He finds the attitude that will infuse his mature work. In Autumn 1934, he informs McGreevy that the dehumanization and mechanical nature of the artist extends to the portraits he studies so intently: “as the individual feels himself more & more hermetic & alone & his neighbor a coagulum as alien as a protoplast or God, incapable of loving or hating anyone but himself or of being loved or hated by anyone but himself” (223).
Still, humor lurks. A spider has two “penes.” The “Kook of Bells” gets a nod. T.S. Eliot spelled backwards stands for toilet. Beckett contrasts the art, plays and concerts he views with English literature. It remains mired in “old morality typifications and simplifications. I suppose the cult of the horse has something to do with it”(250). He tires of vices and virtues. This mood may, in Spring 1935, account for his difficulties with Murphy. After analysis with Bion, Beckett rages to McGreevy. “If the heart still bubbles it is because the puddle has not been drained, and the fact of its bubbling more fiercely than ever is perhaps open to receive consolation from the waste that splutters most, when the bath is nearly empty” (259).
Yet, he watches the old men as kite flyers at Kensington’s Round Pond that autumn, and he observes them in his letter with the same detail that will enrich his novel. He tells McGreevy of a friend’s comment: “‘You haven’t a good word to say except about the failures’. I thought that was quite the nicest thing anyone had said to me for a long time” (275).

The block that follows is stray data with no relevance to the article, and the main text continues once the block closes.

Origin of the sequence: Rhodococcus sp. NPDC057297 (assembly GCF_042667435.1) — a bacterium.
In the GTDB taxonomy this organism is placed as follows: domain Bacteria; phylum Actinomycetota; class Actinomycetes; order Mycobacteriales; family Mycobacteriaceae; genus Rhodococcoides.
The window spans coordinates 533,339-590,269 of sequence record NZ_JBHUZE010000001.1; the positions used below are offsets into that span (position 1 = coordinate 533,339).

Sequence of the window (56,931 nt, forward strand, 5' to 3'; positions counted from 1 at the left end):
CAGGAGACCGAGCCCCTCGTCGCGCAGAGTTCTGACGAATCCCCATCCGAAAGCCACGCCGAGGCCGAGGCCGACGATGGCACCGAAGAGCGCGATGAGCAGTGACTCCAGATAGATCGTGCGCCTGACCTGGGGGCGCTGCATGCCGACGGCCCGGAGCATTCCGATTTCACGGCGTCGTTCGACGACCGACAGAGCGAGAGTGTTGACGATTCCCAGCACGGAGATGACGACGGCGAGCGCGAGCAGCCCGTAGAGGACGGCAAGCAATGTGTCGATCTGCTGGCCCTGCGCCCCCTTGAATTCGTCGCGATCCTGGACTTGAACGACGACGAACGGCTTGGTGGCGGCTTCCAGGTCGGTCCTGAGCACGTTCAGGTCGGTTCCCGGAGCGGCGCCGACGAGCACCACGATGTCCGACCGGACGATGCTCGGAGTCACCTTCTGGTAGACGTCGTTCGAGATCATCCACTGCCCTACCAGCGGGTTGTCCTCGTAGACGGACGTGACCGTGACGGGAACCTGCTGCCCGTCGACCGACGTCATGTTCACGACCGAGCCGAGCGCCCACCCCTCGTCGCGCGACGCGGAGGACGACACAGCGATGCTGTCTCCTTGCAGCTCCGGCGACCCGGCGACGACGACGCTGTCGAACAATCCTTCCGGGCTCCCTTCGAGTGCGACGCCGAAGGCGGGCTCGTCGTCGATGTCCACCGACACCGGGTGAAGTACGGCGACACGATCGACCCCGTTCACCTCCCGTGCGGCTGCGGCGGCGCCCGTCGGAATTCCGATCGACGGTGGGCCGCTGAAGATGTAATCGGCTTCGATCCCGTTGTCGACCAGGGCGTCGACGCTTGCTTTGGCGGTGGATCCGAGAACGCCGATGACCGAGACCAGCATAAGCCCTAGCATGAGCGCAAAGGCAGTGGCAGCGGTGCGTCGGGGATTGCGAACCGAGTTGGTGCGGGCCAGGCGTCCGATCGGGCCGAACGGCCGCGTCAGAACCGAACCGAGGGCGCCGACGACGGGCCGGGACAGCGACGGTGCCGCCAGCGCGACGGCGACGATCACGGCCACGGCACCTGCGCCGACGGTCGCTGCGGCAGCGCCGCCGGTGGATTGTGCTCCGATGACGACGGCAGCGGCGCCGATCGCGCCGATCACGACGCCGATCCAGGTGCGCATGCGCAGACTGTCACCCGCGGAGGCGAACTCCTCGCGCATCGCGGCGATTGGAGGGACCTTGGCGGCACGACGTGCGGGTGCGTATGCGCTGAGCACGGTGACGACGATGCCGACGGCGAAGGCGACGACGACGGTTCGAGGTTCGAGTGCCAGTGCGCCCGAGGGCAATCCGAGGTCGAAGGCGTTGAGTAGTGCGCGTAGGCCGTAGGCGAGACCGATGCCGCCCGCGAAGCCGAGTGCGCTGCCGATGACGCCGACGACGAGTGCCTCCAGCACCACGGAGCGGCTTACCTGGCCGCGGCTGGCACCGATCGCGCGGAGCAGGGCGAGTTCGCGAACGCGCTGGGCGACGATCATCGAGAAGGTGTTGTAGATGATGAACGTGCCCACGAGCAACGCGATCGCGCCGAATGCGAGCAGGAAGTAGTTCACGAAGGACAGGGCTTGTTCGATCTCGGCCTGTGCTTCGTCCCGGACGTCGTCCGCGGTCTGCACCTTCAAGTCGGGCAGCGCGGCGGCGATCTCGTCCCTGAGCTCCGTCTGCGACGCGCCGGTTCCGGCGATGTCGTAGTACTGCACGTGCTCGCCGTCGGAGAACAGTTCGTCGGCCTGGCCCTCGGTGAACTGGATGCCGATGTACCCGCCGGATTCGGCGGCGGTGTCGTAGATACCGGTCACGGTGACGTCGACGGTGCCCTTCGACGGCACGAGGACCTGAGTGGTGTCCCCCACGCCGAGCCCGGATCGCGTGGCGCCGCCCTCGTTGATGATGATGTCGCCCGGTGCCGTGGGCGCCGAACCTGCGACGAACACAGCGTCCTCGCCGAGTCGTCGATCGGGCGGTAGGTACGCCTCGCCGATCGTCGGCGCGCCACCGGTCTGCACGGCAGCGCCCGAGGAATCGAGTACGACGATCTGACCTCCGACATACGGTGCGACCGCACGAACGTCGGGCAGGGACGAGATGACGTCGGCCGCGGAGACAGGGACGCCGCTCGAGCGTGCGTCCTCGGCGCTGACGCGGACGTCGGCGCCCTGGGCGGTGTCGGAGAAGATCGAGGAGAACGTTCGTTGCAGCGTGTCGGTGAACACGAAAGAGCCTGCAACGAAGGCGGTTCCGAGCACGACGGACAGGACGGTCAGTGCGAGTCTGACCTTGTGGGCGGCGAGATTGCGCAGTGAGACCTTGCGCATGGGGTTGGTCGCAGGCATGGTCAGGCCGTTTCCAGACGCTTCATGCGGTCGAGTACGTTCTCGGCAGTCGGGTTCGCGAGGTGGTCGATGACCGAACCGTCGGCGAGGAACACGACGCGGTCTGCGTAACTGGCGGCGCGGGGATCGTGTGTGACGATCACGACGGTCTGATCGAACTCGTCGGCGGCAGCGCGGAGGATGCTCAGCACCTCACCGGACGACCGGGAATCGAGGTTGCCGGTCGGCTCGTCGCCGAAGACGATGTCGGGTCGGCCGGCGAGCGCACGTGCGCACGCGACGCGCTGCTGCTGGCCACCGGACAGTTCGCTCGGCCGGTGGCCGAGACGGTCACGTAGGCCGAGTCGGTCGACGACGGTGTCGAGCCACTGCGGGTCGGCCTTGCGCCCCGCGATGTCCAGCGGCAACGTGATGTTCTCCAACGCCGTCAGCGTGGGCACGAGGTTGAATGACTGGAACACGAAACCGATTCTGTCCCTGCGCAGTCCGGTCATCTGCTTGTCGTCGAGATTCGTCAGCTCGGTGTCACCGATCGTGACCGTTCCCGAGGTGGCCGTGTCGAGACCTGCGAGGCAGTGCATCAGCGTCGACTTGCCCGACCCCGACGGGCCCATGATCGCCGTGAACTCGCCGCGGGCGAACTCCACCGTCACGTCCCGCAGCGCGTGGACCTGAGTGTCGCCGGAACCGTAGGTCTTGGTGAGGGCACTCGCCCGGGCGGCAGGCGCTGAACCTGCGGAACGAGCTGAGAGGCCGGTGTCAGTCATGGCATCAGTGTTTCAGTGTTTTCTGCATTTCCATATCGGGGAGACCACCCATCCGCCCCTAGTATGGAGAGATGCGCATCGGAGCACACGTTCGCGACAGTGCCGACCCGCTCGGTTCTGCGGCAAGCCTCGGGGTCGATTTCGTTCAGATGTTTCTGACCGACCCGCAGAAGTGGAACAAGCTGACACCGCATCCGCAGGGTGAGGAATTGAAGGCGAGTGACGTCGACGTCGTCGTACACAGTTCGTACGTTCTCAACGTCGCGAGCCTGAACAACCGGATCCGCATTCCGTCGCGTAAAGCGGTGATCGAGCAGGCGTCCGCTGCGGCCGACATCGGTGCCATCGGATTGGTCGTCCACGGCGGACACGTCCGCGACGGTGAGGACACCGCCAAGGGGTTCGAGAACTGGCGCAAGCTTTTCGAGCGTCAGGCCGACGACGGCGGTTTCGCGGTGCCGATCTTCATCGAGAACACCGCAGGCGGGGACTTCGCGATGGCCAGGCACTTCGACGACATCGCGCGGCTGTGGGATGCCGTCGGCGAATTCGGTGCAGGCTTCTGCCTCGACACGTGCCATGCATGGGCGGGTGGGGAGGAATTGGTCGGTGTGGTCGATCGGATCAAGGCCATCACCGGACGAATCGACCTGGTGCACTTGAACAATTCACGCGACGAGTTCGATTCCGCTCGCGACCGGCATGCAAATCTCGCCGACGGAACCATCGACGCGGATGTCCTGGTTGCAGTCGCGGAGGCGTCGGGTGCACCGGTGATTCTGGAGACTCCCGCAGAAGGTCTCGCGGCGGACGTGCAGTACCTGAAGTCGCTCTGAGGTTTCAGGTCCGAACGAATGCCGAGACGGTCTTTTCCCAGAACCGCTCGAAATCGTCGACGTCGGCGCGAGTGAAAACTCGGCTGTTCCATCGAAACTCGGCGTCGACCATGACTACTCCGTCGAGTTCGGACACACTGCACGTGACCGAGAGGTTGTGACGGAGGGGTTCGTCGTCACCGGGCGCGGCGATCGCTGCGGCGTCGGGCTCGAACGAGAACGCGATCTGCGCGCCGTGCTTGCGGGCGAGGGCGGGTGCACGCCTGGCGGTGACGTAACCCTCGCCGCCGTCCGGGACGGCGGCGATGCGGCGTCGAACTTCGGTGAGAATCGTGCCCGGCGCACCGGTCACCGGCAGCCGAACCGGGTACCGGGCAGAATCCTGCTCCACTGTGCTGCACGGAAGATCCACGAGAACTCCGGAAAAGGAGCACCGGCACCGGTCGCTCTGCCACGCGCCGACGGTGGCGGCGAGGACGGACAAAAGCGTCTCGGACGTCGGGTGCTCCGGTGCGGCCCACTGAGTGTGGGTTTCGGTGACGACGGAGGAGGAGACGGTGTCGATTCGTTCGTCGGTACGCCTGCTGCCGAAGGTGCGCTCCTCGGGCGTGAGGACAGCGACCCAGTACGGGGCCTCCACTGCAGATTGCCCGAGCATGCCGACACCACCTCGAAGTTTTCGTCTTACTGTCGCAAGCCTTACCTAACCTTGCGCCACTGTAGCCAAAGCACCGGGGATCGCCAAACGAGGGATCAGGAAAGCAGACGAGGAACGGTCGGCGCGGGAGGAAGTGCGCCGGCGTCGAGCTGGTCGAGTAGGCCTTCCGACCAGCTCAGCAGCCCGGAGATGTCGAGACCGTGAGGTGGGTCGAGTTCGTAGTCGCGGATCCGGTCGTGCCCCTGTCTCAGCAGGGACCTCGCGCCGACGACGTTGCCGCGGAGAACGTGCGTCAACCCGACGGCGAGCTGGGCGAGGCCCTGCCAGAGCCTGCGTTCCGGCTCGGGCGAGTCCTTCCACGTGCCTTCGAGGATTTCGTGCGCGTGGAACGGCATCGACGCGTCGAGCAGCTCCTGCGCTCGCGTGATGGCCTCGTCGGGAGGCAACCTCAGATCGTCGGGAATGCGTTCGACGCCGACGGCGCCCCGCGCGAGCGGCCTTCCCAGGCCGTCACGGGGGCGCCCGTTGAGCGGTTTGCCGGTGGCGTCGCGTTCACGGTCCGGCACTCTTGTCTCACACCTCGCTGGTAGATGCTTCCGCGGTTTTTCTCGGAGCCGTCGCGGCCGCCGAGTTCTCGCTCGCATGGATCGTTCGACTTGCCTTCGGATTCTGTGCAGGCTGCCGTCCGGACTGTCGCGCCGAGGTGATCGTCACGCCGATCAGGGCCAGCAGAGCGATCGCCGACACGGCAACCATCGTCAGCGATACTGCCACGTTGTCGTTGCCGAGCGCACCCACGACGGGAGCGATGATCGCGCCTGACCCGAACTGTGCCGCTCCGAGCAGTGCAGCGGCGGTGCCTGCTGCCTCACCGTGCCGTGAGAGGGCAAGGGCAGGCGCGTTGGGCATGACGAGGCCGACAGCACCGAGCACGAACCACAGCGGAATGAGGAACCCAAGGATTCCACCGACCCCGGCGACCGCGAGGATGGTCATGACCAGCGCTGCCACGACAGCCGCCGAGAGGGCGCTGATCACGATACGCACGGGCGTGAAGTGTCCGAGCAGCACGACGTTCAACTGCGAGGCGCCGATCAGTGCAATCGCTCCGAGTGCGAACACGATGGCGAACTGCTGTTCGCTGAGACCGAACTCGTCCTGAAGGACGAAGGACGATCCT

Tedium shrouds 1936. Working for his brother back in Dublin tempts him briefly. “I am thinking of asking Frank does he want stamps licked in Clare Street. Though I fear my present saliva would burn a hole in the envelope” (320). He informs McGreevy: “I do not feel like spending the rest of my life writing books that no one will read. It is not as though I wanted to write them”(362). Frank asks him after Murphy is turned down again:
‘Why can’t you write the way the people want’, when I replied that I could only write the one way, i.e. as best I could (not the right answer, not at all the right answer), he said it was a good thing for him he did not feel obliged to implement such a spirit in 6 Clare St. Even mother begins to look askance at me. My departure is long overdue. But complicated by owing them £10 apiece (366).
Beckett cannot please possible publishers. “Do they not understand that if the book is slightly obscure, it is because it is a compression, and that to compress it further can only result in making it slightly obscure?” (380). He vows that his next work will be “on rice paper with a spool, with a perforated line every six inches and on sale in Boots” (383).
He roams Germany, refining his fluency, in early 1937. His letter to Axel Kaun in German represents a breakthrough. “It is getting more and more difficult, even pointless, for me to write in formal English. And more and more my language appears like a veil which one has to tear apart for me to get to those things (or the nothingness) lying behind it” (518). While this exchange is well-known, within the contexts of travel and growing unease as the Continent’s fate entangles with his own uncertain future, this letter gains resonance. In 1936 he had noted how at the Hamburger Kunsthalle, “all the lavatory men say Heil Hitler. The best pictures are in the cellar” (384). He shifts from London to Paris to Dublin, unsettled.